Born in Fairbanks, Alaska in 1913 to Irish émigré parents, Meta grew up among “living libraries,” men who told stories of their lives on Alaska’s frontier. Educated in Dublin and Paris, she moved to Seattle in 1939 with her husband, Harry, where they raised three children. Meta became active in Seattle’s Orthodox community, and soon, she began compiling the oral and written histories of Seattle’s Jewish people and institutions. The Jewish Archives at the University of Washington-thanks in large measure to Meta-now houses many of these histories, including Meta’s own wonderful story among them.
“I was the second Jewish child born in Fairbanks, Alaska. Daddy stood four-square on Judaism. His position was unshakable. It cost him quite a lot to close the store two days, three days a year, but he did it. We never had any ham or pork in our house. We never had any shellfish. We had wild meat. We had moose, moose steaks, caribou. Mountain sheep was a delicacy, mountain sheep chops. But those were irrefutable rules. No pork, no ham, no bacon. We never experienced a scintilla of antisemitism. But my dad was not satisfied. He wanted the intangibles and the imponderables. He wanted Jewish awareness-not wanted, he insisted. And, well, frankly, he wanted Jewish sons-in-law. So he shipped us away to Dublin, Ireland, his home town, for schooling.”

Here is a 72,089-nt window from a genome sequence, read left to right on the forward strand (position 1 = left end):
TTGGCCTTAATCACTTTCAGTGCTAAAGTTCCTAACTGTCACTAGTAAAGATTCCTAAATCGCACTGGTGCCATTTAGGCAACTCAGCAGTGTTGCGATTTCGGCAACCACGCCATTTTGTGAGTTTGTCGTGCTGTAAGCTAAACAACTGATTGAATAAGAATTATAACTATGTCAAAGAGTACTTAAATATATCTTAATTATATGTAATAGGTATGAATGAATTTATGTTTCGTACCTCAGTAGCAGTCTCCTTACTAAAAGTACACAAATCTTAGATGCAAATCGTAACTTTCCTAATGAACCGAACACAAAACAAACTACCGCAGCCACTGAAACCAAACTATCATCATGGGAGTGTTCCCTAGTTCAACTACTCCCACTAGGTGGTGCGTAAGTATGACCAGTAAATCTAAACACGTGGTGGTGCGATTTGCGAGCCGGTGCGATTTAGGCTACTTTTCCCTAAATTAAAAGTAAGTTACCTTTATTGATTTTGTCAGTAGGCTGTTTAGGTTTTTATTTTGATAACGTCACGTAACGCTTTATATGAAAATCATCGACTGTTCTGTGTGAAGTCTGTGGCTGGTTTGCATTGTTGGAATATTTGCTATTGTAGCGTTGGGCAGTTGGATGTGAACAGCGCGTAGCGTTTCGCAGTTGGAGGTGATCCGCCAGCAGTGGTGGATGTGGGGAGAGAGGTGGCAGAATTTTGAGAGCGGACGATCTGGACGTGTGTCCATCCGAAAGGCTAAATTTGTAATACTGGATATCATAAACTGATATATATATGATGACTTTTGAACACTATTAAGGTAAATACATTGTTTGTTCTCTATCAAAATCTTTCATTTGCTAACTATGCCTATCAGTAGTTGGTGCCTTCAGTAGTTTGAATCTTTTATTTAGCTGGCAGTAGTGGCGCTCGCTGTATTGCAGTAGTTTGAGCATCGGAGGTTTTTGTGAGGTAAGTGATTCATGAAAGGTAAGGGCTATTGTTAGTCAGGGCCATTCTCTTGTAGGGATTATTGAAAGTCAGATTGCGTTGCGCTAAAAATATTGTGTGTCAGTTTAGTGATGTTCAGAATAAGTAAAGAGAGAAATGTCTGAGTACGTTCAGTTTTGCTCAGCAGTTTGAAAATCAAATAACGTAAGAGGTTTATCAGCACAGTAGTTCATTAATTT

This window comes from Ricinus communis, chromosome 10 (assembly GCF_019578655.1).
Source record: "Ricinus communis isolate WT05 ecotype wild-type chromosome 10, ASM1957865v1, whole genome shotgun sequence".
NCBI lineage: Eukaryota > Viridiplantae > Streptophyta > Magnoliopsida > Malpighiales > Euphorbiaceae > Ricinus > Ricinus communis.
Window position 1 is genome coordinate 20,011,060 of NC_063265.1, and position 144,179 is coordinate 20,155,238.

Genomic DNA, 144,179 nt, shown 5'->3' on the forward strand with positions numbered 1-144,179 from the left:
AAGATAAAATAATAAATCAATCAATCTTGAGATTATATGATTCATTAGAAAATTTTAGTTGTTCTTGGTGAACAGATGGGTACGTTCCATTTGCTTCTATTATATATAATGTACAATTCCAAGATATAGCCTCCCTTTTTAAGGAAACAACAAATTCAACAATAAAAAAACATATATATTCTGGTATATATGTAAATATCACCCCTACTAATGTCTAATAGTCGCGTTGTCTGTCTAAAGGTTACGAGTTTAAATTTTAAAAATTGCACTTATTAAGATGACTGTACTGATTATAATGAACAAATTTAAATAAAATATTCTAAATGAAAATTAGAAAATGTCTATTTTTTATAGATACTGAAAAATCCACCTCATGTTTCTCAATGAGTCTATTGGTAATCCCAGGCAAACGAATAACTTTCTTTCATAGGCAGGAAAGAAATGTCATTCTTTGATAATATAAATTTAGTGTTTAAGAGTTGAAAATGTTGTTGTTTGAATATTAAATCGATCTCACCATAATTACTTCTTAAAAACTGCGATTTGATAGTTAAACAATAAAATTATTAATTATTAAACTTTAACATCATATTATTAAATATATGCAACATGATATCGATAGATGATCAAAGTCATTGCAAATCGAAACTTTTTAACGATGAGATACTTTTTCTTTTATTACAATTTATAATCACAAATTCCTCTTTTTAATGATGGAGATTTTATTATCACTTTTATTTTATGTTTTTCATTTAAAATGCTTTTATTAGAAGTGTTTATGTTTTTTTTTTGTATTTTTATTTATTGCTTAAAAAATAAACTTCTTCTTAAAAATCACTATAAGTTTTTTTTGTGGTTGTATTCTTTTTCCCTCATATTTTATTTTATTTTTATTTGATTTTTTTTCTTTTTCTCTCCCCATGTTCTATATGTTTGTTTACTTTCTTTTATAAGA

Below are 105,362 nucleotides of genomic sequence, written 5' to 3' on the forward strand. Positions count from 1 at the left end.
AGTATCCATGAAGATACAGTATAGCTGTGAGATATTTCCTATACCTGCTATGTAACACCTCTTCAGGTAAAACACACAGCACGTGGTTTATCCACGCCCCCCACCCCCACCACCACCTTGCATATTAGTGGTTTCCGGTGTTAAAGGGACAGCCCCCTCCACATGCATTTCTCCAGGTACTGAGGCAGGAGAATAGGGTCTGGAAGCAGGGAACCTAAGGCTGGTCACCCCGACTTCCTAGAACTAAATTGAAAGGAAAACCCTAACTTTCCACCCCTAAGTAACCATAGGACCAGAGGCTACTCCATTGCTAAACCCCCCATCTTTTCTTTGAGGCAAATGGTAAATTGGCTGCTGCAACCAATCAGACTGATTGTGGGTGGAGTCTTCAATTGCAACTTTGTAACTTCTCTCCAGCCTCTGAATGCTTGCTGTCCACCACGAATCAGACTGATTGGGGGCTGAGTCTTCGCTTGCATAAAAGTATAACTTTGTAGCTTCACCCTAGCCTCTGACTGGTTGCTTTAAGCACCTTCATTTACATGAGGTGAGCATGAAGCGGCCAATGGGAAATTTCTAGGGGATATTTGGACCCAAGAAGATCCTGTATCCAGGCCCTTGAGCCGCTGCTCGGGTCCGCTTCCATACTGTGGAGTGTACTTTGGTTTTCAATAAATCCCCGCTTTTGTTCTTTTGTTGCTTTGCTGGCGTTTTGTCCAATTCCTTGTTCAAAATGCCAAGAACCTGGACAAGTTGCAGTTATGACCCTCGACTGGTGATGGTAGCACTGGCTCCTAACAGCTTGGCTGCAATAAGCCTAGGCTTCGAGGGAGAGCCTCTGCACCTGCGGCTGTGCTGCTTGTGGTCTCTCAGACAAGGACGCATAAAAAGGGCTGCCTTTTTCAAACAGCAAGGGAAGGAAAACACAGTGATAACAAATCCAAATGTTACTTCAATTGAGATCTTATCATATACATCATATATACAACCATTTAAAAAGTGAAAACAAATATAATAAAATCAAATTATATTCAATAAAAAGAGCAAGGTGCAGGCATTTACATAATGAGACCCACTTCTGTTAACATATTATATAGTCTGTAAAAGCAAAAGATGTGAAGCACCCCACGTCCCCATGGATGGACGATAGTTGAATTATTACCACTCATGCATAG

“With my background, I knew what Jewish loyalty meant and how one must work for it. I was going to get a Jewish education for our son. So I enrolled him in the new Jewish day school [now the Seattle Hebrew Academy], a school with the integration of Jewish scholarship and secular learning in regular public school hours. It was ten miles away. I worked as hard as any human being could to keep that school going. I was blessed with two more children, and they all went. They have the Jewish loyalty, which comes from their scholarship, even though we lived kind of far away and they didn’t live in the Jewish neighborhood. Besides Jewish learning, there’s ethics and morals from the wisdom of our Jewish sages. With my kids it was particularly fortunate because they lost their Daddy-Gwen, the baby, wasn’t even eleven yet when he died. And when the man of the house goes, a lot of discipline goes. But they lived according to Jewish Law, to Jewish Order, and that was another element of discipline.”
“When the Ashkenazic Bikur Cholim started talking about their 50th anniversary in 1941, I said to Harry, ‘Who’s going to write the history?’ He said, ‘History, who needs history?’ I said, ‘I’m going to write it. We have primary source material from the members of the chevra, just like from these fellows that had crossed at Chilkoot Pass [in the Alaska Gold Rush]. So that’s how I started. I felt that it was absolutely something that should be done. I know all archival work is done with an obligation of regret that so much documentation has already disappeared. So I thought it should be recorded. Now it seems like my name is synonymous with history.”
© 2004 Jewish Women’s Archive. Photographs by Joan Roth.